The area holds an eclectic mix of landscapes. The mountains provide a rugged home for an incredible diversity of animal and plant life. It is an ecological treasure house where cacti, palms and pine trees grow side by side and rock pools form underneath towering granite boulders. The dry forests of Sierra de la Laguna are home to some 224 species of plants, half the reptiles and amphibians in the entire Cape Region(the land to the east of the mountains is known as the Cape or the East Cape), and 96 percent of the region's mammals. The highest elevations of the Sierra de la Laguna are blanketed in pine-oak forests, merging with tropical dry forest at about 2600 ft. in elevation. At about 950 ft. in the Cape region the tropical dry forest gives way to the Sonoran Desert. During the long dry season of this ecoregion, many of the trees loose their leaves.
The Baja California Striped Whip Snake, mountain lions and various types of scorpions are some of the more unfriendly wildlife. The mountain lion is the largest predator, but more commonly seen are the coyotes and foxes, as well as smaller mammals such as kangaroo rats, desert mule deer, gophers and badgers. The Sierra de la Laguna skink and the Baja blue rock lizard are a few of the reptiles found here. During wet years, these forests are alive with an abundance of dragonflies and butterflies, including sulfers, whites, hairstreaks, and skippers.
The lower elevations are pron to over grazing by local livestock. There is rising concern that the over use of the lowlands as pasture will disrupt the ecosystem. You can be sure to run into herds of farm animals on roads and trails throughout the Baja.
The Sierra de la Laguna has been called an ''island in the sky'' because of its topography which isolates it from the surrounding deserts. The Tropic of Cancer runs directly across the Cape and the Sierra de la Laguna at 23.5 degree latitude. At its highest elevations, La Laguna qualifies as a cloud forest during the moist summer months, when the peaks are consistently shrouded in mist or rain.
Temperatures in the mountains average highs of 74F in January and 88F in August. At the lower elevations of the Baja, around sea level, temperatures can be much hotter(100F+). The area receives an average of almost forty inches of rain per year on the peaks -- more rainfall than any other part of Baja, except the Californian region to the northeast. This moisture gives support to several unique ecosystems, a rare mix of desert,sub-tropical, tropical, and sub-alpine species that may be found together nowhere else in North America. The tropical dry forest here averages only about eleven inches of rain annually, brought from the south in the form of tropical monsoons and hurricanes which form along the west coast of Mexico. As in most tropical dry forests, this precipitation comes only during a short period in the end of the summer. These monsoons, known locally as ''chubascos'', often feed on the warm waters of the Gulf, bringing heavy precipitation in a short time. The hurricane or monsoon season can begin as early as August and continue as late as November.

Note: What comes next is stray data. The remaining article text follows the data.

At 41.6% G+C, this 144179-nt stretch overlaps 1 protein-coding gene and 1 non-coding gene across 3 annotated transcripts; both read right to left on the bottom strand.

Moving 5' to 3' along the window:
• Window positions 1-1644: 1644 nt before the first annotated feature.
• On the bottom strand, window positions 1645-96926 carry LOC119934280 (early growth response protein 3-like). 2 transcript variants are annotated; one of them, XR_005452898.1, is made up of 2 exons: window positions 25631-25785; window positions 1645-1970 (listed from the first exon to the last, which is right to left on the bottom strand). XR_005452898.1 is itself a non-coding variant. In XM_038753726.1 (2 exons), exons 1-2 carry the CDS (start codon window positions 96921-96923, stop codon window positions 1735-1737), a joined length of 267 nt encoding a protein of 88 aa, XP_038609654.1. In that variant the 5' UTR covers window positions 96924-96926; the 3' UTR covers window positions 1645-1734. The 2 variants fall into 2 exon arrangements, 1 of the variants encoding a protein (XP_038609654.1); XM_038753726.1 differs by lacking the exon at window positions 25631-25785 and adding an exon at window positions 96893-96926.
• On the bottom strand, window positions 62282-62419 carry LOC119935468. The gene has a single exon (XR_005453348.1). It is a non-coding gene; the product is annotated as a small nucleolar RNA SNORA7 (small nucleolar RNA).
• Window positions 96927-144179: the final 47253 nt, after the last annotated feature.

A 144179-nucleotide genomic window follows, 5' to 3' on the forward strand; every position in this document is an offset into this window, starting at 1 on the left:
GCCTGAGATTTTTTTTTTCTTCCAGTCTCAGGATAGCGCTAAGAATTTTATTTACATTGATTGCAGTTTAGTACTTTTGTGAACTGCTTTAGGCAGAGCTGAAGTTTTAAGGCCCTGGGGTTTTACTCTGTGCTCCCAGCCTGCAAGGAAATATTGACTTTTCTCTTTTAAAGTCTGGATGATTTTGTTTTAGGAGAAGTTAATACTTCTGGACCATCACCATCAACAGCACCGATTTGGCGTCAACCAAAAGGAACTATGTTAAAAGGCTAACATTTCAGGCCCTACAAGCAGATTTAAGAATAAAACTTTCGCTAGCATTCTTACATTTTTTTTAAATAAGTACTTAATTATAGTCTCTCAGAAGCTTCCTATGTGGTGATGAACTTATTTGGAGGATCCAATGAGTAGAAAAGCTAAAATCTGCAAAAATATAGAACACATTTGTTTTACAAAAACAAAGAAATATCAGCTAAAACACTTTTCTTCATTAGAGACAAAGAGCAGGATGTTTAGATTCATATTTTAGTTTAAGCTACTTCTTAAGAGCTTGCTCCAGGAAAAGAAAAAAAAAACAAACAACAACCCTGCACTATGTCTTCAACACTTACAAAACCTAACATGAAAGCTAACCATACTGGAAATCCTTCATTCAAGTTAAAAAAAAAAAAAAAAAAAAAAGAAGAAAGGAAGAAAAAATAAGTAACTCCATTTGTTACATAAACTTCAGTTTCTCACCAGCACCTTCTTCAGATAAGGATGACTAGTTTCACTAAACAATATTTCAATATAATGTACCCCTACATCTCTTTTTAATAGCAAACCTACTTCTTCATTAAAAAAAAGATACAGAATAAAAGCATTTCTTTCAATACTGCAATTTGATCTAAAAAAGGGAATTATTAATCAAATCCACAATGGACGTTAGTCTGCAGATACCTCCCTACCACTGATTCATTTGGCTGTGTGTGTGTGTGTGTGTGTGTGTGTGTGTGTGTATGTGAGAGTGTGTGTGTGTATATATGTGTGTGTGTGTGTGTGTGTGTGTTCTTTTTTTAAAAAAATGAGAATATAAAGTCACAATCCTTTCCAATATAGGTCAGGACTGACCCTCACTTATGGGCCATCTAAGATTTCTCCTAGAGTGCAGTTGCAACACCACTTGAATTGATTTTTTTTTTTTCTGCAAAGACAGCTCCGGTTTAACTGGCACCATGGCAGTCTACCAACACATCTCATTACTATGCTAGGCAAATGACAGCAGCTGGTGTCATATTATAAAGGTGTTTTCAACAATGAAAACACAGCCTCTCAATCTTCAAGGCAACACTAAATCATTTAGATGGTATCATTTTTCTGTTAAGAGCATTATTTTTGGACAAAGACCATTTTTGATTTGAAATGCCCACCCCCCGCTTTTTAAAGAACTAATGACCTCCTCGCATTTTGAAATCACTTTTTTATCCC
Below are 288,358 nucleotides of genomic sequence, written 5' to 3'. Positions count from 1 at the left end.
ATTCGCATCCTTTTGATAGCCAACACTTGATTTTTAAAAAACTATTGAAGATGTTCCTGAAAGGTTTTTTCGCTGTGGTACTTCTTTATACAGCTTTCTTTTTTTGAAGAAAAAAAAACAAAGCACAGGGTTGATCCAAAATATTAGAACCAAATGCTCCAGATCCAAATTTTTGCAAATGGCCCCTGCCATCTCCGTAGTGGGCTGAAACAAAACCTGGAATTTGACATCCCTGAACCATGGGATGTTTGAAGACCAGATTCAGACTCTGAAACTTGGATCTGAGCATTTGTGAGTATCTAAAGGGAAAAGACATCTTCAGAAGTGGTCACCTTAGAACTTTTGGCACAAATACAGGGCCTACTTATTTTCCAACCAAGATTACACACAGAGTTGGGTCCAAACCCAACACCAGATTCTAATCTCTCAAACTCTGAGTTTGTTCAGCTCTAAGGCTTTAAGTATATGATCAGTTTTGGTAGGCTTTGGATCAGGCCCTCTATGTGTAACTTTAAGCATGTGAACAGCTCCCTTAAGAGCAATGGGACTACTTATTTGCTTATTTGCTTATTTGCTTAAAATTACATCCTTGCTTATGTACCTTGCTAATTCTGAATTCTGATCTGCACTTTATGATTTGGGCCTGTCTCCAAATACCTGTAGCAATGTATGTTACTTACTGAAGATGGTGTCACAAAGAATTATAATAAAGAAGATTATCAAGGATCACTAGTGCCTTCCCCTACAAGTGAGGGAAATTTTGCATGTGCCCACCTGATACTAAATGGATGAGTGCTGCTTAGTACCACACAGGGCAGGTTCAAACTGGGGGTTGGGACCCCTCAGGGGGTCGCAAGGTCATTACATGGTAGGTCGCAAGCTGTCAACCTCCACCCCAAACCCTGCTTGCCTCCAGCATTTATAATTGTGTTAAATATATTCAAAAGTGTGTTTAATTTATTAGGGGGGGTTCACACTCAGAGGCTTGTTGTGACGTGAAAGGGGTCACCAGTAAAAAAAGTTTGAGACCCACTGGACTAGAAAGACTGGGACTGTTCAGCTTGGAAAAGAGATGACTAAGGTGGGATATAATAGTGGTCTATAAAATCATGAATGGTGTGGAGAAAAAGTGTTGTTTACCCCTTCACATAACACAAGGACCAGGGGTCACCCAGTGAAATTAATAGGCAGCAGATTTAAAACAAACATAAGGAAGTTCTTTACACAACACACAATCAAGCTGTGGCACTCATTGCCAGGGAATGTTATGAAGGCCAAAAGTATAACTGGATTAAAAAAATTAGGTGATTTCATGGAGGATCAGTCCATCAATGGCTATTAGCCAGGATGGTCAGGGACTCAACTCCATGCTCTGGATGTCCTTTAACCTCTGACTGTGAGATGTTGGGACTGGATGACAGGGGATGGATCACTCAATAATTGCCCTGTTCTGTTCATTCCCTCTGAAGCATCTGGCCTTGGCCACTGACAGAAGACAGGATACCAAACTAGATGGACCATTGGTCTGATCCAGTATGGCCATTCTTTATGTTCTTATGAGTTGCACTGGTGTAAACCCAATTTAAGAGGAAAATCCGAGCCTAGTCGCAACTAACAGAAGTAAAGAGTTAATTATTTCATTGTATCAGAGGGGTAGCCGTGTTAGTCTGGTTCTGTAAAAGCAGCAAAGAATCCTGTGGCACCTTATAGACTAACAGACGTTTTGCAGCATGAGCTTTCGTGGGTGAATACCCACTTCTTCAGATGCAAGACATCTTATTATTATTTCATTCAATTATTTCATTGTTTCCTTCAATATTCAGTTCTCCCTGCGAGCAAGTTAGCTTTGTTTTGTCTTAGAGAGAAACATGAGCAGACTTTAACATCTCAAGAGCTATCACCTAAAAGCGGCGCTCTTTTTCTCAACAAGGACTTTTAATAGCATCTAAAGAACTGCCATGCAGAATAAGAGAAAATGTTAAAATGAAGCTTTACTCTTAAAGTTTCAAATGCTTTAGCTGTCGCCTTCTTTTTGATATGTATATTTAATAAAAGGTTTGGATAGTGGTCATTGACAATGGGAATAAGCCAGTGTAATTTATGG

There are no back country facilities for campers, you can pretty well camp where you like. Be responsible, make no fires, pack out your trash and don't contaminate any of the water. Leave no trace. This is a raw and rugged land that is highly regarded by locals and foreigners alike. Abuse of it may be cause for restrictions, fees and limited access and use in the future.